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Olympic medal is a new normal at Gopichand Badminton Academy

Players undergo agility training, super circuit training gym and fitness regimen, to match the strength of international players

B Dasarath Reddy  |  Hyderabad 

India's Pusarla V Sindhu with coach Pullela Gopichand after she lost against Spain's Carolina Marin in women's Singles final at the 2016 Summer Olympics at Rio de Janeiro in Brazil
India's Pusarla V Sindhu with coach Pullela Gopichand after she lost against Spain's Carolina Marin in women's Singles final at the 2016 Summer Olympics at Rio de Janeiro in Brazil

With some one among its top players — first Saina Nehwal and now P V Sindhu — returned home with a medal in the two consecutive Olympics, Hyderabad-based Gopichand Badminton Academy established consistency that goes beyond the individual star performers as it now focuses on producing a gold medallist in the 2020 Olympics.

Just as a new star was born on the international stage bringing Olympic silver to her country on Friday, the academy has also evolved into a world class badminton training centre that was poised to produce Olympic medallists.testing.. we are here....

"A lot has been changed at Gopichand Academy compared to where it was used to be 5-6 years ago in terms of training and preparing a player for international competitions. Many newer elements were added with a focus on stroke practices, improving fitness levels and making players psychologically strong and even we brought in a strict nutrition and dietary regimen,” a senior member of the academy told Business Standard.

Apart from daily practice on courts, the players undergo agility training, super circuit training (a form of body conditioning to build strength and muscular endurance), gym and fitness regimen among other on-the-court and off-the-court routine to match the strength and ability of international players. The academy has a strong contingent of 18 coaches including the fitness coaches.

Former All England Badminton Champion and founder of the academy, Pullela Gopichand, brings the other finer elements to the table like analysing the work of rival players and that of his own wards to customise the training for individual athletes depending on where they needed to improve. Gopichand had built this private badminton training facility in 2008 with his own savings and a Rs 5-crore donation made by Matrix Laboratories founder Nimmagadda Prasad.

A sea change in Sindhu’s performance at Rio Olympics compared to the days of her first Grand Prix medal victory in 2013 comes as the academy’s growing ability in preparing the players to accomplish things at the highest level, say observers. In fact, Sindhu’s Rio performance exceeded the expectations of the academy as the coaches were preparing her for fighting for a gold medal in the next Olympics in 2020, according to the academy insiders.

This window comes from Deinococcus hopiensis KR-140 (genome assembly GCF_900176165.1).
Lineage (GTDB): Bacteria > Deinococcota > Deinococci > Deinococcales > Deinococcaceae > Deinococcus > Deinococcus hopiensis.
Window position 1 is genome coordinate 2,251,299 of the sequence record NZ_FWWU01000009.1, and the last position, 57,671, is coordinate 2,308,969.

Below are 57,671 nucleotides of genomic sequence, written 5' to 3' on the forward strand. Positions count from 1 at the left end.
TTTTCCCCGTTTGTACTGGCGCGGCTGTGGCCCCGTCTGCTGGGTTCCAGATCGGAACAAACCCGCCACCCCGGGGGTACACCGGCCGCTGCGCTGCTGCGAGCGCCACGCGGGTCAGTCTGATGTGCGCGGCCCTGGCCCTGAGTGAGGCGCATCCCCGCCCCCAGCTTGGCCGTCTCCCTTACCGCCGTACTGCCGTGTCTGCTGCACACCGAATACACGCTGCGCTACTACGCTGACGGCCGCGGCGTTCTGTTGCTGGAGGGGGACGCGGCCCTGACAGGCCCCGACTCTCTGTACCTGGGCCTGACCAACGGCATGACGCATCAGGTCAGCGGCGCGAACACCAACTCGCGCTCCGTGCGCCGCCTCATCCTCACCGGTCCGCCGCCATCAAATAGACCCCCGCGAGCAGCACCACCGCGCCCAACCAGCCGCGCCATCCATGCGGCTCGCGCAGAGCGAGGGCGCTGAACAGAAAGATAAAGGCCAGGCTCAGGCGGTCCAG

Accounts for over 100 national and international level medals in badminton to its credit, Gopichand Academy sets an example in few other aspects useful to those aspiring to produce Olympic medallists in other fields as well.

As the medal tally shows, the academy has developed a strong pipeline of athletes who have already proved their mettle at various national and international level competitions and were ready to go to the next level. The task was relatively easier as the academy has been tapping the talent from a large catchment only a country with a size of India can provide.

The 40 players who stay in the academy campus at Gachibowli, have come from a dozen states including Delhi, Punjab, Chattisgarh, Jharkhand, Assam, Uttarakhand, West Bengal, Haryana, Maharashtra and Kerala. Parents of the other 75 boys and girls being trained at the academy, live in the city. The academy also runs small branches at Gwalior, Vadodara, Selam and Tanuku where it gives training to the young aspiring players to a certain level.

The academy has already lined up and preparing four boys and four girls, namely Srinath, Pranoy, Kashyap, Gurusaidutt, Ritvika Shivani, P C Tulasi, Rituparna Das and Gayatri Gopichand for the Commonwealth and Asian Games to be held in 2018. Among these Kashyap was the first boy to reach the quarter finals in the 2012 London Olympics.

Registered as a charitable society, Gopichand Academy follows a financing model that helps keep the training charges affordable to many. It charges Rs 15,000 per month for players who stay in the campus and Rs 3,000 for others irrespective of their level of training. "It costs us at least Rs 25,000 per month on each student who stays in the campus. We have been able to subsidise their costs using the voluntary donations," one of the managers at the academy said. The training begins at 4 in the morning every day and nobody gets a single extra holiday except on Sundays.

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First Published: Sun, August 21 2016. 15:44 IST
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